Life After Google

With the demise of Google Reader, it finally became possible for me to consider getting out from under the thumb of the Beast of Mountain View for good.  Sure, I had a lot of things going with Google, but many of them were simple to get out of – a quick redirect of my various domains for email left very little going into Gmail, while I unearthed an old AIM account to replace Google Talk for chatting with ‘er indoors during the workday. Google Voice has turned out to be not nearly as big a deal as I was expecting, and has basically become just a way of diverting calls to my old cell number (which invariably I don’t want to receive anyway, and besides, Google Voice is getting about as much attention as Reader did. I wouldn’t bet on it sticking around much longer in a world of Hangouts).

No, the two big obstacles to the Google-free life were Reader and Maps.  And when Google refused to upgrade Maps for the iPhone without additional data and advertising access, and Apple told them to go shit in a hat, the problem was half solved – a year on, Apple Maps is pretty much reliable for most of my purposes.  And now Google’s taken care of the other half, and I’m using Feedly as the backbone for Reeder on the iPhone and Mr. Reader on the iPad, and it seems to be working out pretty good.

I still have the Google Maps and Google Voice apps on the phone, under “in case shit.” And I have the Google Authenticator app in case I need to get onto the Google account. And…that’s about it, actually.  The default search engine on the browser is still Google most places, but resolutely logged out and set for Private Browsing by default.  I don’t even have my Gmail account on the iPhone anymore, just the iPad. 

Now…here’s the trick.  What if APPLE went away tomorrow?

Well, I still have the means to play all the content I already have, and I can still buy from the likes of Amazon. I might have trouble updating apps without the App Store, though.  But looking over most of the things I routinely use on my devices, plenty of them are web-accessible.  It might be easier to use the apps for Evernote, or Amazon, or Twitter, or Wikipedia, or YouTube, or Feedly – but it’s not strictly necessary.  If iCloud goes away, that would be a pain in the ass, but I still have email elsewhere, and I’d just have to go back to not losing my phone. All the notes go into Evernote, and as for maps…hm…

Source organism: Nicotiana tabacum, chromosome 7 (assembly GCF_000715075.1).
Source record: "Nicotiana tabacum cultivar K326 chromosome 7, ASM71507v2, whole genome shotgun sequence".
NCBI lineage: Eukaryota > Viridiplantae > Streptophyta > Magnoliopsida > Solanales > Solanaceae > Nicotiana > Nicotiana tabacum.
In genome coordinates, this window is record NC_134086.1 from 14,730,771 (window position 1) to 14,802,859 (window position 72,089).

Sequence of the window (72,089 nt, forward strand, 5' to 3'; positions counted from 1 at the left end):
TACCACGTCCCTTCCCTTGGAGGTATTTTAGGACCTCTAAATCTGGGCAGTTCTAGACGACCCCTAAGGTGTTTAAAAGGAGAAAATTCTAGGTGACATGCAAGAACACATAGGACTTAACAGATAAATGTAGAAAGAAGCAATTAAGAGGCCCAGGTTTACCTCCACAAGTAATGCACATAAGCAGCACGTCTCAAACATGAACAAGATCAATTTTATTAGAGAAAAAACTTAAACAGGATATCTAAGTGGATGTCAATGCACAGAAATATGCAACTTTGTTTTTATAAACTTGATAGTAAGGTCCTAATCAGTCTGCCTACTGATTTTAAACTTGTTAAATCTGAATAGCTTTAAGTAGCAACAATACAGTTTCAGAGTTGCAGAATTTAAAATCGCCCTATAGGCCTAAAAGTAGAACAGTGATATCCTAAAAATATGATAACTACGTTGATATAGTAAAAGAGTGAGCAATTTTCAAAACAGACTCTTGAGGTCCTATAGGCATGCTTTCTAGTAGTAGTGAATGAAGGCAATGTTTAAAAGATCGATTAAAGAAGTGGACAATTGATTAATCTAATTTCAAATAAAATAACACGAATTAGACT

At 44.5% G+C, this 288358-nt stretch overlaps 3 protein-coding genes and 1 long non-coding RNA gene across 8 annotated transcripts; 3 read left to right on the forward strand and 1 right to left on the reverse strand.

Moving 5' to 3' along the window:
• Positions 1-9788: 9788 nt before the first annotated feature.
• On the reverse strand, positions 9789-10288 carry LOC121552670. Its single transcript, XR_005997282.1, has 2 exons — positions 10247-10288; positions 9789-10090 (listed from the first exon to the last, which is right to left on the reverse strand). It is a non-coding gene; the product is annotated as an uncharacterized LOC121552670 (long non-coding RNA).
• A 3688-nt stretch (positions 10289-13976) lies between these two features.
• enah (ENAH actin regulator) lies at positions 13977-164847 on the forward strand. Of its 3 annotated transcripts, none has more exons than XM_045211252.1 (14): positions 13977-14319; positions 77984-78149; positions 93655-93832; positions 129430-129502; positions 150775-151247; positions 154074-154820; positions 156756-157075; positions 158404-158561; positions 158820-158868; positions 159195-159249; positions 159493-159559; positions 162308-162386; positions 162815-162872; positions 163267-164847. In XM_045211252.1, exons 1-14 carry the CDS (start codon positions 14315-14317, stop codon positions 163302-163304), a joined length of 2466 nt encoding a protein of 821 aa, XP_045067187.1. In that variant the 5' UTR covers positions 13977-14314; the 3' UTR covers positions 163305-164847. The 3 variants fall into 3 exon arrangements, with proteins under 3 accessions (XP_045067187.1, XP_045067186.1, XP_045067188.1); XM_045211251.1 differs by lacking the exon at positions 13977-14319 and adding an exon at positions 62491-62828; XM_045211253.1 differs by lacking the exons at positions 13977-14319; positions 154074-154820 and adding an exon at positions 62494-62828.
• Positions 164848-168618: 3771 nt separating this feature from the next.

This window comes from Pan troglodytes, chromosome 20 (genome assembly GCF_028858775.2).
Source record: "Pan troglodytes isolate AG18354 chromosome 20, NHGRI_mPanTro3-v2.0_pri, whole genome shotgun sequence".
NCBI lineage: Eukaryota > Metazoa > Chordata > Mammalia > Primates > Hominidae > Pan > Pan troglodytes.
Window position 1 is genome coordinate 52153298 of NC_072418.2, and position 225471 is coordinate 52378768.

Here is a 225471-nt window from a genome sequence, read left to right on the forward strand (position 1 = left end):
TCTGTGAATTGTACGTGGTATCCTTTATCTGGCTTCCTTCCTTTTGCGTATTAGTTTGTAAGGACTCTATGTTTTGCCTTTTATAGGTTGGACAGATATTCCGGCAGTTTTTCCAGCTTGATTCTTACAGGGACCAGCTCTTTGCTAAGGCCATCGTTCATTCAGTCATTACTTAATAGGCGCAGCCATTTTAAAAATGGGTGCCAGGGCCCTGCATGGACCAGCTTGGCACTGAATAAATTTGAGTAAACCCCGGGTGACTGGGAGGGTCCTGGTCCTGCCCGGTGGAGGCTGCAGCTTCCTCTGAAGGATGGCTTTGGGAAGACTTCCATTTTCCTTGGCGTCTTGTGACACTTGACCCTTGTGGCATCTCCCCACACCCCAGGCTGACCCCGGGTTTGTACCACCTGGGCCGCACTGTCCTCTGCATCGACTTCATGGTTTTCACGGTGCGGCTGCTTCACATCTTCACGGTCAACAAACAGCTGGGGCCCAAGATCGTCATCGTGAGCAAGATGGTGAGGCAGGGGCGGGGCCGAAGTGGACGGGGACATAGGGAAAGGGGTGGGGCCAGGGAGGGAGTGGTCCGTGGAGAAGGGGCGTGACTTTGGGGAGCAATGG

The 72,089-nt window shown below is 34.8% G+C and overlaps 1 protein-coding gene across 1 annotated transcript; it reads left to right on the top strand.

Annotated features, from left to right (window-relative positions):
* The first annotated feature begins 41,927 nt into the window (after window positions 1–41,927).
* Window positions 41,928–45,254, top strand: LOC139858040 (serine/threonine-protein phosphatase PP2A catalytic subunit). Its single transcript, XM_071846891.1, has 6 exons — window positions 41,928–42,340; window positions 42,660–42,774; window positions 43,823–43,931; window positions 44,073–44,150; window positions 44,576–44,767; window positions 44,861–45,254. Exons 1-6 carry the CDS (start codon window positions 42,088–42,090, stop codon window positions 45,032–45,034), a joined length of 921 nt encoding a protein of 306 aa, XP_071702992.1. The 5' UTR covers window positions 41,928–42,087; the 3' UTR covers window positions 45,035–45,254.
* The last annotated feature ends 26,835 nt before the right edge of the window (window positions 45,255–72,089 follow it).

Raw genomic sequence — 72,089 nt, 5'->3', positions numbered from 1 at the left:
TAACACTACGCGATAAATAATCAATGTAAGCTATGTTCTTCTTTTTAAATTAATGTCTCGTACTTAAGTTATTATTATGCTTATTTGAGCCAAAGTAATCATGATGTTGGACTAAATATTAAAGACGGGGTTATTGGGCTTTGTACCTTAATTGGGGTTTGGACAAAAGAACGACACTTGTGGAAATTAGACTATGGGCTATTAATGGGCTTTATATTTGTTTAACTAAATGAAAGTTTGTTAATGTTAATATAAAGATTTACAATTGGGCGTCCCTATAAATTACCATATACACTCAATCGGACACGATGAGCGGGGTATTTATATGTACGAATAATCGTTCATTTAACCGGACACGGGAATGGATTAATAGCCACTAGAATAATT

The moral of the story is that Apple is selling you things, while Google is selling you to somebody else in exchange for services.  It would be tougher to live without Apple at this point, just because mobility computing relies heavily on one or the other.  Except… the fallback of fallbacks, at that point, is Amazon. Get a Kindle Fire, which doesn’t depend on Google for its OS, and you’re off to the races again with a 8.9-inch tablet with 4G connectivity.  Plus a prepaid phone, obviously. Maybe an old Blackberry capable of Wi-Fi tethering, and then just get the 7-inch Kindle Fire HD with wi-fi and tether it…

Long story short, you’ve got to throw in your lot with somebody.  Google, Apple, Amazon, maybe Microsoft – but you’re just as hamstrung as you were in the build-your-own-PC days, maybe more.  You could slap together components and install Linux, but how far could you get from there?  And is it possible to get a phone or tablet that doesn’t rely on somebody’s specific services to back it up?

In any event, the de-Google’d life is now more possible than ever before.  We’ll see how long I last with it. If the Moto X is everything it’s cracked up to be, and if there really is a new Nexus 7 with the forthcoming Google announcement next week, it might be worth giving the Google silo another shot.

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